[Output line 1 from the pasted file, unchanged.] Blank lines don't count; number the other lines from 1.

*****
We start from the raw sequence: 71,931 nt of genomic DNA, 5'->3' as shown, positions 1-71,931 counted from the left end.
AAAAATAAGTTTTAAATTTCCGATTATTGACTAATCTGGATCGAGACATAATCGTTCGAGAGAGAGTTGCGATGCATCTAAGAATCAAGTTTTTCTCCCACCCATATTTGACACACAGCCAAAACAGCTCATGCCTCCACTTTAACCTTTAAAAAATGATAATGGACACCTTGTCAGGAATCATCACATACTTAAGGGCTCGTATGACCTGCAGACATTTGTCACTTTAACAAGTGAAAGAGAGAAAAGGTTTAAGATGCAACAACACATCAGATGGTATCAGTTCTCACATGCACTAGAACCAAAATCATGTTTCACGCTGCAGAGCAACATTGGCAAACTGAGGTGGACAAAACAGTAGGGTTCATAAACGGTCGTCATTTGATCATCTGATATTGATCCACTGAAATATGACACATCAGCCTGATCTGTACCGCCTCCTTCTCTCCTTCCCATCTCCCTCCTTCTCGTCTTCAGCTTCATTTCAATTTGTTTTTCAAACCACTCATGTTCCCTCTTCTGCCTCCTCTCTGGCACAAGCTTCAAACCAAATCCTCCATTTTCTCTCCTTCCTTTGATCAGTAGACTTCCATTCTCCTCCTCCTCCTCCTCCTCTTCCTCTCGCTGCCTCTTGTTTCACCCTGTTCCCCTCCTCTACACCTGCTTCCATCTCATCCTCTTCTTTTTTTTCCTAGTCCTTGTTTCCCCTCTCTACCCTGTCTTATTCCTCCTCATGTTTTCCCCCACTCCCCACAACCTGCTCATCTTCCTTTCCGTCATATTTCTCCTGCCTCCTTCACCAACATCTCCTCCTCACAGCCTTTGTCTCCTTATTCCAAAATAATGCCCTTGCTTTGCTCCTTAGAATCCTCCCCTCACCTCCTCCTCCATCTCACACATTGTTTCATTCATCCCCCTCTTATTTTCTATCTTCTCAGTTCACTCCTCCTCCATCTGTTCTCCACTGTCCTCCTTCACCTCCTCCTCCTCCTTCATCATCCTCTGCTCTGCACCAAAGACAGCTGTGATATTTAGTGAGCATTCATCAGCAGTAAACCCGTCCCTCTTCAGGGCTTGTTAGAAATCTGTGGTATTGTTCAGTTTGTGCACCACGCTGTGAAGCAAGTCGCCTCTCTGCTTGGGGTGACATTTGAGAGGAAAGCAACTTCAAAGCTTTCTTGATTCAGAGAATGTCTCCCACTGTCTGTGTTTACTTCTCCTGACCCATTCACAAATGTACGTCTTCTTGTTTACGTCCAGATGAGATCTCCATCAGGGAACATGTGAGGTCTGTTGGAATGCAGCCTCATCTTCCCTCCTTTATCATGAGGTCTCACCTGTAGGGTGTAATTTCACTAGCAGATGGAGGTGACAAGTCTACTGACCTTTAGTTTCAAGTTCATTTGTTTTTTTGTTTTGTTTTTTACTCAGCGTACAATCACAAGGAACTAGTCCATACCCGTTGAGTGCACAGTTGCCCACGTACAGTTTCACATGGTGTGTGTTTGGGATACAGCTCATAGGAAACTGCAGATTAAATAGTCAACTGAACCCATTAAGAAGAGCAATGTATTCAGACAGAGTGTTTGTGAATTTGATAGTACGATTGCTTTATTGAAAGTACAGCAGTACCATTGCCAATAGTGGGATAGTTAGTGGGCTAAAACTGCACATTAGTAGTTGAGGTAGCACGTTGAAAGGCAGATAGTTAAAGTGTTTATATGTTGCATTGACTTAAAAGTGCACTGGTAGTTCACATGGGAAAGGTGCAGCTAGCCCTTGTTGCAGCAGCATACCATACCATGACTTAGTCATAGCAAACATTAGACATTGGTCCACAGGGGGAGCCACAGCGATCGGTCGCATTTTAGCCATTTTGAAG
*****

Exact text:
We start from the raw sequence: 71,931 nt of genomic DNA, 5'->3' as shown, positions 1-71,931 counted from the left end.